UA Online gets top marks in rankings

According to federal data gathered from more than 4,700 colleges and universities in the United States, more than 6.3 million students took at least one online course in 2016, a 5.6 percent jump from the previous year. While we await stats for last year, it’s safe to assume that online enrollment for both undergraduates and graduate students alike will continually rise. This is evident in the recent news about the University of Arizona’s online programs hitting high marks among the nation’s top online bachelor’s degrees.

Arizona Online, the university’s online education hub, landed at number 29 on the U.S. News & World Report’s list of best online bachelor’s programs for the year, a 27-spot jump from the university’s first appearance in 2017. The report features 348 programs in the country.

The big kudos for UA Online’s presence on the list was its placement in information technology graduate programs, which includes information systems, computer science, computer engineering and software engineering. These areas of focus are vaulting Arizona and the Greater Tucson area specifically with growth in jobs. Companies like Raytheon and Axiscades are expanding their respective operations in southern Arizona for engineering professionals, making the University of Arizona a veritable hotbed of workforce development.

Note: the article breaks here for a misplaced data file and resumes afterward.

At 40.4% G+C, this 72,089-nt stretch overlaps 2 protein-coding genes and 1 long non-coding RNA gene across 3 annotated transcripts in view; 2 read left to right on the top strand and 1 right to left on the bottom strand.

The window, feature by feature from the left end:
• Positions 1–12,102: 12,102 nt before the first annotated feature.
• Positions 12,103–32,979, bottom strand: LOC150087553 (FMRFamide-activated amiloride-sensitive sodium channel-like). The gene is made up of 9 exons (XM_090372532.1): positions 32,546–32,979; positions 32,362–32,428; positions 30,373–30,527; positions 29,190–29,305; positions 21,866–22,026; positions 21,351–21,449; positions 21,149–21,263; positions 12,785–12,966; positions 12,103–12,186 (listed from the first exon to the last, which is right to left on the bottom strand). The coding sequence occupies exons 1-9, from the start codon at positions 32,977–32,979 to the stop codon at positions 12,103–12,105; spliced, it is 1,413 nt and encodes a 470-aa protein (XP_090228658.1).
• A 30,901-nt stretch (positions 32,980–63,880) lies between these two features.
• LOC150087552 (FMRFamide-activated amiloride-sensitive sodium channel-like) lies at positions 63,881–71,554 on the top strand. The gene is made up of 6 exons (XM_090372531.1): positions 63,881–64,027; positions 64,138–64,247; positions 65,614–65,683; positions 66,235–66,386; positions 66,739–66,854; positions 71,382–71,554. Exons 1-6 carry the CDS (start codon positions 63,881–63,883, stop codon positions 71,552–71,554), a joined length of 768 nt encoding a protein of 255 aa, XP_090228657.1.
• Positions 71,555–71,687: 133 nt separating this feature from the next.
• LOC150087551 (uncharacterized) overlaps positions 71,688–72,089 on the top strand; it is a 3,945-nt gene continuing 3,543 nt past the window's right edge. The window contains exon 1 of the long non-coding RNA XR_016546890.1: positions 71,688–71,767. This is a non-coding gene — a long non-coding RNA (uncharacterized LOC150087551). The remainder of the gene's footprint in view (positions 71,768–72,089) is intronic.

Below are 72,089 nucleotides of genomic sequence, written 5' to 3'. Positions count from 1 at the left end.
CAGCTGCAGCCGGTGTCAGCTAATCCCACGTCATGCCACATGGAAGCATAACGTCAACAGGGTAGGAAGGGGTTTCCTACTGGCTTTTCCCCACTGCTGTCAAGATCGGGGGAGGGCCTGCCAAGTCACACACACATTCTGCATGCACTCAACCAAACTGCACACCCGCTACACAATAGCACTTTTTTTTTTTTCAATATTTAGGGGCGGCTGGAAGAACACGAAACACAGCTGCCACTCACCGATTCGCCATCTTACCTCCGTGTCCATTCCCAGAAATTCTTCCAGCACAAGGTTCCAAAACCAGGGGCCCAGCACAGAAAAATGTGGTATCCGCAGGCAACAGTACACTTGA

“This ranking represents our commitment to delivering a high-quality, rigorous degree program to a group of ambitious adult learners,” Dr. Vincent Del Casino, Interim Senior Vice Provost and Vice President Academic Initiatives and Student Success, said. “Over the next several years, as we are able to include data on graduation rates, we hope to continue to climb in the rankings.”

The university’s online schooling saw a big leap in year-over-year increases in other graduate-level course offerings, including its online MBA program, which landed at number 21 out of 285 programs; it was at number 33 last year, signaling a steady increase. The university’s expansive education program saw the largest bump in rankings, jumping from number 180 on the list in 2018 to number 29 this year. Programs such as engineering and nursing also hit high on the list.

Last fall, Arizona Online saw more than 3,700 students enroll in both undergraduate and graduate programs, with more than half of its online undergraduates being first-generation college students. The school’s student body is also changing in terms of demographics as more than 70 percent are over the age of 25, pointing out that many online students are working adults looking to position themselves for a better career or change their area of expertise completely. The flexibility of online courses has made it easier and more complementary to attain a degree for people like working adults and military personnel.

“Arizona Online continues to respond to the market needs of students by updating our catalogue on an annual basis,” Del Casino said. “Arizona Online does plan to continue to grow over the next decade. We currently enroll approximately 4,000 undergraduate and graduate students. The 2025 goal is around 10,000-12,000 fully-online learners.”

The University of Arizona currently offers 32 undergraduate majors and 31 graduate-level majors. Online students can also pursue 32 graduate certificates and nine doctoral degrees online.

Nick Esquer

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